Robotic fish SoFi swimming with close-up of remote control

Engineers developed a swimming fish robot to observe marine life

It can be fun to swim with dolphins or explore the reefs to watch the fish, but when it comes down to it, more than 95 percent of the ocean is still unexplored. Much of this is because human beings can’t survive the deep depths of the ocean, so our exploration is limited to submersibles and robots — many of which scare away the local fish with their propellers.

To combat this, engineers have designed a new type of robot — one that looks, and swims, like a fish.

Introducing SoFi

Meet SoFi — short for soft robotic fish. This unique little robot is 18 inches long, can swim for up to 45 minutes at depths of up to 60 feet, and can be controlled remotely by a diver using a tricked out Super Nintendo controller.

What makes SoFi different from other underwater robots is how she swims. She doesn’t rely on propellers or impellers to move her through the water. Instead, she swims like a fish, providing the researchers with a fish-eye view of how the underwater world actually works. SoFi is equipped with a hydrophone, a battery that can last up to 45 minutes on a single charge and a camera, as well as its operating and communications systems.

In another unique design choice, the electronics compartment — which would normally be filled with air to protect the equipment — is filled with nonconductive oil. This allows the fish to maintain internal pressure at depth and protects the electronic components in the event of a breach.

Sound Wave Communication

It can be difficult to see underwater, so some creatures – primarily cetaceans – communicate via soundwaves. Whales sing to one another and dolphins use clicking echolocation to find prey and each other in the dim underwater environment. Most underwater robots have to be tethered to their controller because things like radio waves and Wi-Fi don’t transmit well underwater.

Instead of being tethered to a controller, SoFi receives commands via sound waves. The waves are at a frequency that is imperceptible to fish, so they don’t scare off the very creatures the scientists are trying to study. SoFi’s team theorizes that it could possibly be heard by cetaceans, but they haven’t encountered any in the wild yet so that theory remains to be tested. The team created their own unique code to convey simple commands to SoFi remotely, even over distances as far as 60-70 feet.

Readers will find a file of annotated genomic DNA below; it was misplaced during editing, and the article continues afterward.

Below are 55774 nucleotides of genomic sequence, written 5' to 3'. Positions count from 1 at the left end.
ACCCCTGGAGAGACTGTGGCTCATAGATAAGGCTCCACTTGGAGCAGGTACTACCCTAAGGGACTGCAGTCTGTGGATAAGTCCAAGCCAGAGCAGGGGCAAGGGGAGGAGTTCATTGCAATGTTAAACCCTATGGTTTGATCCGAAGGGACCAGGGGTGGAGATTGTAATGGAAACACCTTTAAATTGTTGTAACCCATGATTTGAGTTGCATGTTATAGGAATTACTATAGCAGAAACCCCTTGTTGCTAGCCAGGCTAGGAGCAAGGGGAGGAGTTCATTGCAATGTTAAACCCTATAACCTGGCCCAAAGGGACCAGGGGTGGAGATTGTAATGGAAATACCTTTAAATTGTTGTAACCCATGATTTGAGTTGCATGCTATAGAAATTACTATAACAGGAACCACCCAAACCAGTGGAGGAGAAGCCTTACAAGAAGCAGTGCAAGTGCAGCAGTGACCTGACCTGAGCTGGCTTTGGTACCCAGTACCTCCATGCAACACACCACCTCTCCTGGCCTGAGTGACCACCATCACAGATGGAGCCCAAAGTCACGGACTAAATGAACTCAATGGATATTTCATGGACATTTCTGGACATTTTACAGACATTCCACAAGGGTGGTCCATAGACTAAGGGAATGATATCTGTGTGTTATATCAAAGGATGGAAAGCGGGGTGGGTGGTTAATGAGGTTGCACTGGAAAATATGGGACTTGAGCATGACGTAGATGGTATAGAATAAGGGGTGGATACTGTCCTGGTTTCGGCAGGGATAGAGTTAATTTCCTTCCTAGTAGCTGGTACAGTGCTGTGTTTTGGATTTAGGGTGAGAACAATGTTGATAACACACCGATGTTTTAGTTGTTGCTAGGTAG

Robot fish SoFi swimming with real fish1
Image Credit: Robert Katzschmann, MIT CSAILcredit

Water Actuators

Another problem with traditional robots is that they use clunky actuators to move. These actuators make noise and scare away local marine life. Instead of using traditional actuators to facilitate movement, SoFi uses two hollow chambers in its soft tail that cycle water back and forth between them. Not only does this help even out the robot’s buoyancy and keep it from floating, but it also allows for a soft, natural swimming movement that mimics the fish around it.

One concern with this more natural type of movement is that it could attract predators — but that isn’t a problem for the minds behind SoFi. According to Robert Katzschmann, the MIT graduate student who leads SoFi’s team, “If a shark would have come and ate our fish, that would have been the most amazing footage.” It also would have been a testament to their creation — that they managed to make a robotic fish so realistic, a shark or other oceanic predator thought it might make a good dinner. It wouldn’t turn out so good for the shark though – SoFi might look like a fish but she definitely doesn’t taste like one!

With so much of the ocean still unexplored, SoFi might be the first in a long line of robotic fish that provide a better look and understanding of the underwater world that makes up so much of our planet’s surface. We may not be able to explore the depths ourselves, but SoFi and other devices like it can take us there, much easier than ever before. Let’s just hope it doesn’t end up as shark bait.

Featured image credit: Joseph DelPreto, MIT CSAIL

Megan Ray Nichols

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